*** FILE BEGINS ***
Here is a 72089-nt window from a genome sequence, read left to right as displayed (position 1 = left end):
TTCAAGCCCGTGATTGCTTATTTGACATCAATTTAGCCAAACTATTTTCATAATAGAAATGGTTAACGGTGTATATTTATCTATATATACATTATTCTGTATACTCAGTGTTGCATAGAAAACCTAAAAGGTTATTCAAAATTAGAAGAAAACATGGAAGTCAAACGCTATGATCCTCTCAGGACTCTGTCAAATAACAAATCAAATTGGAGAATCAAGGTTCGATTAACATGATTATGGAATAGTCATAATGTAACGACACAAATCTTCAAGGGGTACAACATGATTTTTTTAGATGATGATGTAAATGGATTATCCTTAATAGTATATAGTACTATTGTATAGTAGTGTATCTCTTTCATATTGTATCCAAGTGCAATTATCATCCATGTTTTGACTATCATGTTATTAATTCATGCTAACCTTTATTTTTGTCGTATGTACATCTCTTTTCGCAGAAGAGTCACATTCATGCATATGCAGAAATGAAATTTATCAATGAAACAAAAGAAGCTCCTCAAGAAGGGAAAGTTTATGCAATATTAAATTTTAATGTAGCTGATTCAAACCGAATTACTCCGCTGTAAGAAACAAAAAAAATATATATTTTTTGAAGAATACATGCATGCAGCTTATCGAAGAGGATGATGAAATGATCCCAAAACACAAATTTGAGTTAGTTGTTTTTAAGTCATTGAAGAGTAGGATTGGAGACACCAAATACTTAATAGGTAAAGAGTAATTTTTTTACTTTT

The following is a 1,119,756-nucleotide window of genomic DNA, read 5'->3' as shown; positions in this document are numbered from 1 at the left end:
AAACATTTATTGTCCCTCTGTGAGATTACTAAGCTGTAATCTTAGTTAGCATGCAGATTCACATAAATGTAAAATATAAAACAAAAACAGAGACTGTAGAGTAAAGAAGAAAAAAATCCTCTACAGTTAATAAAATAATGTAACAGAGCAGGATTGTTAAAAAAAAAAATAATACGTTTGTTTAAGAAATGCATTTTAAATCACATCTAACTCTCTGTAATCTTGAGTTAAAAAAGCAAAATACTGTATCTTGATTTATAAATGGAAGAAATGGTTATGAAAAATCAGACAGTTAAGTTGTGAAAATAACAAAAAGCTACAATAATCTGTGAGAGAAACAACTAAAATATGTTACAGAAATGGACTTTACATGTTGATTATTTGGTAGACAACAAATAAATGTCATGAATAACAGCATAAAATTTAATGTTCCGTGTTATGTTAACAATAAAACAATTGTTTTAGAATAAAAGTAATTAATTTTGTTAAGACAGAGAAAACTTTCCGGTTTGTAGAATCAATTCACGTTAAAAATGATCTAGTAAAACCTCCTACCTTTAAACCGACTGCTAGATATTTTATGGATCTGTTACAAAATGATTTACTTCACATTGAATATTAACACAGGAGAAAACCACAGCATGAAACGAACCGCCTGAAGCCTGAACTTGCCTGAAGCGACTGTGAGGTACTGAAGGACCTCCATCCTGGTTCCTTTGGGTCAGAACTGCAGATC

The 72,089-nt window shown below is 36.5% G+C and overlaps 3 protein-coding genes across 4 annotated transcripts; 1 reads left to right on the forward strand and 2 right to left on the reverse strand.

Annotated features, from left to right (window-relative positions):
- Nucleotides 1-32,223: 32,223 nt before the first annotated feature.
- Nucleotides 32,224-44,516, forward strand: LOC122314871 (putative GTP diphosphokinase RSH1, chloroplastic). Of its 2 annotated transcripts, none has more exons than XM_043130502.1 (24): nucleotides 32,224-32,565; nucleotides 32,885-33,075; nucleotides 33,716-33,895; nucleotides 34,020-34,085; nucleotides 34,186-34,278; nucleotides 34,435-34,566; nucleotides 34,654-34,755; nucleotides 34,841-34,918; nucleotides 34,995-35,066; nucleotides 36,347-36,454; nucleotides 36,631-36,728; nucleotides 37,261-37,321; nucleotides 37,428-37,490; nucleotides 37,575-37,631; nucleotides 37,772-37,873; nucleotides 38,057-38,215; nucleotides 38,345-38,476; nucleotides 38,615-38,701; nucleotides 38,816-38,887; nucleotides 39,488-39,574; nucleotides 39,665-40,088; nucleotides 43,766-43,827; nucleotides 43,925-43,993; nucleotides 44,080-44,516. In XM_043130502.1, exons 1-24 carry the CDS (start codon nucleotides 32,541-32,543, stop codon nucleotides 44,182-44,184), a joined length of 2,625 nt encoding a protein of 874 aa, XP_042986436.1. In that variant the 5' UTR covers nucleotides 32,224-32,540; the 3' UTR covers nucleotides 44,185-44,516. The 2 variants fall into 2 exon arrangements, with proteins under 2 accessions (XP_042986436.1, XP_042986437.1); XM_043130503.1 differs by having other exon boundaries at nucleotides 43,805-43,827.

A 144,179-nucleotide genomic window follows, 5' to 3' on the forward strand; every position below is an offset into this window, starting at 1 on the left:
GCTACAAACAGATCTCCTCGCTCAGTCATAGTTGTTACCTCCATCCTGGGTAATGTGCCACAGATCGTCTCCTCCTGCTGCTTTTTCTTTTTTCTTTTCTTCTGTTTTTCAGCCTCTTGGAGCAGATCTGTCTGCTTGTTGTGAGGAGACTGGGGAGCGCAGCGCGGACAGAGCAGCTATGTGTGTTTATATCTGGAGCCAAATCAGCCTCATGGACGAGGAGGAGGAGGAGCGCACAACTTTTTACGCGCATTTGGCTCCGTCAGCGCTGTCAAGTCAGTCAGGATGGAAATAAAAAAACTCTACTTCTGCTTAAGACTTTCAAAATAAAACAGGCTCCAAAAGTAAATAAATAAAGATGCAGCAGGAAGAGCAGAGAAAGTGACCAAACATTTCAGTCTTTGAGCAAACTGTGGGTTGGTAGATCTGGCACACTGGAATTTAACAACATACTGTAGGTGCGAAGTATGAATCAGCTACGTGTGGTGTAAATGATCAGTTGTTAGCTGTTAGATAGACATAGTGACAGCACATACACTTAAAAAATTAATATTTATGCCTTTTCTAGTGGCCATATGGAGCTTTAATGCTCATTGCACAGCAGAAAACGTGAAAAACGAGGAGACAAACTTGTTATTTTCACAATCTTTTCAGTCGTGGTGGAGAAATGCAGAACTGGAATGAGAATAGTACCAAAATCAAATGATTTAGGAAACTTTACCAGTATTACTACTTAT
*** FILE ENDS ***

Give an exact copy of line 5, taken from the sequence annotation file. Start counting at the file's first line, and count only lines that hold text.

The 72,089-nt window shown below is 36.5% G+C and overlaps 3 protein-coding genes across 4 annotated transcripts; 1 reads left to right on the forward strand and 2 right to left on the reverse strand.